After scaling this Himalayan peak of the Baroque literature, Cowan returned to the Romantic period now in the genre of transcriptions. Camille Saint-Saëns’ Danse Macabre, one of his most popular pieces, began life as a song but is best known as an orchestral piece. Spectacularly transcribed by Edwin Lemare, it also became popular with organ virtuosi from the late 19th century on. On this occasion, Cowan supplied his own arrangement which bids fair to top even the Lemare for hair-raising gymnastic feats at the console and even “improves on” Saint-Saëns with several added bridge passages not in the original score. As in the Laurin piece, we have a diabolical master of ceremonies (heard near the beginning tuning his “fiddle” with a tritone—the interval known during the Renaissance as Diabolus in Musica), and indeed the piece is largely an infernal waltz with plenty of opportunities to explore orchestral stops and display the performer’s dazzling technique: rapid, slithering chains of chromatic thirds accompanying the melody and accelerating chords approaching the climax. As the excitement reaches its peak, though, day breaks and disperses all the ghostly revels, Cowan created a very convincing bell effect by cleverly rolling upper harmonics. Then scampering quietly away, the wraiths disappeared abruptly with two arpeggiated staccato chords.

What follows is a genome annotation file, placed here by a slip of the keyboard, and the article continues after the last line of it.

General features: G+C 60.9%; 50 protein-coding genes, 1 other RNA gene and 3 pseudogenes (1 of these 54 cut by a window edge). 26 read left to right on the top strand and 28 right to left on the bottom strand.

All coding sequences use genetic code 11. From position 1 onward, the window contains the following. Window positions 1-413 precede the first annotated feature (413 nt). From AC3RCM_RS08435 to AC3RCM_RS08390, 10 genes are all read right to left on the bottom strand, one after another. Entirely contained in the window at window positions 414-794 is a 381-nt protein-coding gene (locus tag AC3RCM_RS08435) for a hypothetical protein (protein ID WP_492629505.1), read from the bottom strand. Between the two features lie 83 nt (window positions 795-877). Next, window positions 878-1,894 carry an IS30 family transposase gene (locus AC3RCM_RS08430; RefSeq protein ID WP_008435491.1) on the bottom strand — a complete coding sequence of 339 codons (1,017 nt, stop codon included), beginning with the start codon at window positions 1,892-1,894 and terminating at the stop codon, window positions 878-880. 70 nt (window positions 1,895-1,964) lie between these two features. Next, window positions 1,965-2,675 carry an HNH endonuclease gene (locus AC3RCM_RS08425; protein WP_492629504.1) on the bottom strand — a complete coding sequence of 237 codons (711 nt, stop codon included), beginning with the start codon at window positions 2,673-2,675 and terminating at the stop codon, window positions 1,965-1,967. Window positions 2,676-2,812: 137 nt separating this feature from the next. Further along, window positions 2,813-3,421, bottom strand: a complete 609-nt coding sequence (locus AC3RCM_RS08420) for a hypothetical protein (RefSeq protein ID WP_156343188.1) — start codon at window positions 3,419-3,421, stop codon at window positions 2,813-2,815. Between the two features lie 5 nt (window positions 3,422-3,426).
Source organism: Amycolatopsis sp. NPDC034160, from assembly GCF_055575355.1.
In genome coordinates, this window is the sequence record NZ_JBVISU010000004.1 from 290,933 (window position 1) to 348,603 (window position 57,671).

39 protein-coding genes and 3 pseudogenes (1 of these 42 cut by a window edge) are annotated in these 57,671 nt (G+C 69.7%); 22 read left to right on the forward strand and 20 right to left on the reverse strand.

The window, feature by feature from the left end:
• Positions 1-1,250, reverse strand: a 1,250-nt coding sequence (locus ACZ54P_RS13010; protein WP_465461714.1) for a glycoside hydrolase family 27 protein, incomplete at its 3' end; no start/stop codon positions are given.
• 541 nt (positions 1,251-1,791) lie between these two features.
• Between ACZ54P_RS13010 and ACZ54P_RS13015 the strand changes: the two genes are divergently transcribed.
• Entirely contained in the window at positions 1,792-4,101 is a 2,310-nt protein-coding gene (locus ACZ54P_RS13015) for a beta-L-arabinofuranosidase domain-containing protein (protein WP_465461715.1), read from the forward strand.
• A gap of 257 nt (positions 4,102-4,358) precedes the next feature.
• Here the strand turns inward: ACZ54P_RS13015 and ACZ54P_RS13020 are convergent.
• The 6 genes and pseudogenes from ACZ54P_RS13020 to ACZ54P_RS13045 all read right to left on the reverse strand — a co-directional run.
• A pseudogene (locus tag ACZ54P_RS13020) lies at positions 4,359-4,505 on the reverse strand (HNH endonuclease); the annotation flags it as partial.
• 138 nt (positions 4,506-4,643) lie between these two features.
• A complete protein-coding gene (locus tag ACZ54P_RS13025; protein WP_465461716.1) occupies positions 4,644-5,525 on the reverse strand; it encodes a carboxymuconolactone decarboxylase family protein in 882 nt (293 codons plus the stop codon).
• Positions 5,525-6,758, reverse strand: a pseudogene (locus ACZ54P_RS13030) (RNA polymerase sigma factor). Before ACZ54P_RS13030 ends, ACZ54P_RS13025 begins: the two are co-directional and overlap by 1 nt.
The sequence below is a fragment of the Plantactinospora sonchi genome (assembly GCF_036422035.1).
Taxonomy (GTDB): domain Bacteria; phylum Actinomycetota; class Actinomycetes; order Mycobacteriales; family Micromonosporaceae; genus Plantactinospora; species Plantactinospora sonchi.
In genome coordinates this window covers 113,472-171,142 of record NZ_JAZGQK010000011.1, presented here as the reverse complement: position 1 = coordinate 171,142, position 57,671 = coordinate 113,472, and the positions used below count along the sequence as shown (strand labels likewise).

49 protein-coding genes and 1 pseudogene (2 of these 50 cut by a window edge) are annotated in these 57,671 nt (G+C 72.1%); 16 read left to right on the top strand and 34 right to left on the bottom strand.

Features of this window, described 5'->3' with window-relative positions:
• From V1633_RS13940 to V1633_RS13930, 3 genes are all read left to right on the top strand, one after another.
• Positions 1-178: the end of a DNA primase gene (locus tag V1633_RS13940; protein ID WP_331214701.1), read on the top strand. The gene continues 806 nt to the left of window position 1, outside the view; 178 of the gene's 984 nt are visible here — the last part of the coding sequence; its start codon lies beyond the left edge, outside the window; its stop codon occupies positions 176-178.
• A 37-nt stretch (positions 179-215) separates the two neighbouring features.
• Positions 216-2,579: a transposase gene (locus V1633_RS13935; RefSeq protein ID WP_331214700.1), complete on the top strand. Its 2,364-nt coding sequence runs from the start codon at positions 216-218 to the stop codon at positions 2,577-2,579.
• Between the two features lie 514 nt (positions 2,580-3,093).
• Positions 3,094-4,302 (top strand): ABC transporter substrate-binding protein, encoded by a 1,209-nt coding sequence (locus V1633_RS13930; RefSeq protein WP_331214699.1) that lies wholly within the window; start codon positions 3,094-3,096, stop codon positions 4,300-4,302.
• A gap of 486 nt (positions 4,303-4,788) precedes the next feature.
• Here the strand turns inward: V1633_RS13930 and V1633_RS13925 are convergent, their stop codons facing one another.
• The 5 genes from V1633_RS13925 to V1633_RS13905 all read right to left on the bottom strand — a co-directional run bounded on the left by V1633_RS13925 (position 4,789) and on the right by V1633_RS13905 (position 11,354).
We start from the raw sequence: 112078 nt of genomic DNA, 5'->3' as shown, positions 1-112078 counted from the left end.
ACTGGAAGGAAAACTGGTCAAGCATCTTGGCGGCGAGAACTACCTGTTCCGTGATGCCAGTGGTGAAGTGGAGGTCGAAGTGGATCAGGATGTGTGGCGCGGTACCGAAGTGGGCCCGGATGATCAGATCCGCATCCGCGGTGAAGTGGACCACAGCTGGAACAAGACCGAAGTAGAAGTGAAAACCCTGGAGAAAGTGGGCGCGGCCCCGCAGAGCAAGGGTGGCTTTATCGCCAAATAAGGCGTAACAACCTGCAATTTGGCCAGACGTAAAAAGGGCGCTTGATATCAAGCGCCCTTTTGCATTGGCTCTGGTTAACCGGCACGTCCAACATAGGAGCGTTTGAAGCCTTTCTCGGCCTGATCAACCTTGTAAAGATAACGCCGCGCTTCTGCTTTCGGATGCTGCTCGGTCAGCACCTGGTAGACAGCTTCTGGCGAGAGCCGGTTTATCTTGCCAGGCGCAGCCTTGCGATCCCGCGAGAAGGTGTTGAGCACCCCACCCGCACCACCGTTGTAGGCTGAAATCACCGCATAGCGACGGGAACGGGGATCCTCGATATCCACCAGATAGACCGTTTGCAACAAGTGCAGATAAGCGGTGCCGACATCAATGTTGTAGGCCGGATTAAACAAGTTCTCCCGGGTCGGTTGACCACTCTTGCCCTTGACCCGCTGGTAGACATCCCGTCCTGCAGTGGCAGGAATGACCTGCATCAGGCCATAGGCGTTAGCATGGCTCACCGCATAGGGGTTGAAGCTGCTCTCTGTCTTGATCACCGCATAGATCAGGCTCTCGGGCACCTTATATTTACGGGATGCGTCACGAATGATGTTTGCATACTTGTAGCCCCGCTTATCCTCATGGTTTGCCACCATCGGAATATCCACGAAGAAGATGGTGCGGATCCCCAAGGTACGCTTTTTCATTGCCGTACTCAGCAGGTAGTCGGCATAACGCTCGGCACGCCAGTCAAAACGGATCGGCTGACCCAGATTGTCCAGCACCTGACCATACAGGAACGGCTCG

Though it would have been all but impossible to surpass the excitement of the Danse Macabre, the final piece and encore, to my mind, equaled it and, as well-known works, comparably entranced the audience. Surely the best-known passage in Richard Wagner’s Ring Cycle, The Ride of the Valkyries depicts the Nordic mythological equivalent of the Amazons, airborne and heroically singing. In Edwin Lemare’s transcription, the powerful melody is assigned to the feet, giving it power and gravitas, while the fluttering figuration in the hands keeps the proceedings aloft. Cowan produced some impressively elongated crescendos and diminuendos and orchestral effects that left me rarely missing heroic female singers as often happens with lesser transcriptions. At the earth-shaking conclusion, the audience rose to its feet and insisted on an encore. Cowan gave us a rousing rendition of John Philip Sousa’s The Stars and Stripes Forever (transcriber uncredited but quite possibly Cowan himself again) complete with repeated piccolo solo and exuberant full marching band beneath.
As a propitious inauguration and dazzling demonstration of the new organ’s range, one could hardly ask for more. One hopes for many more recitals to follow in addition to the instrument’s stellar contributions to liturgical music every week.
Ed. Note: When it opened in 1915, the Church of the Redeemer housed a Kimball, Smallman & Frazee (we think), which gave way first to Möller op 9475 in 1961, and then Noack op. 112 in 1989. Noack removed, restored, and improved its instrument for St. Paul Chapel of Trinity Wall Street.
Geoffrey Wieting holds Bachelor’s degrees in organ and Latin from Oberlin College and a Master’s degree in collaborative piano from New England Conservatory. He is a freelance organist, collaborative pianist and vocal coach. He sings with the Back Bay Chorale and serves on the Board of Directors of the Old West Organ Society.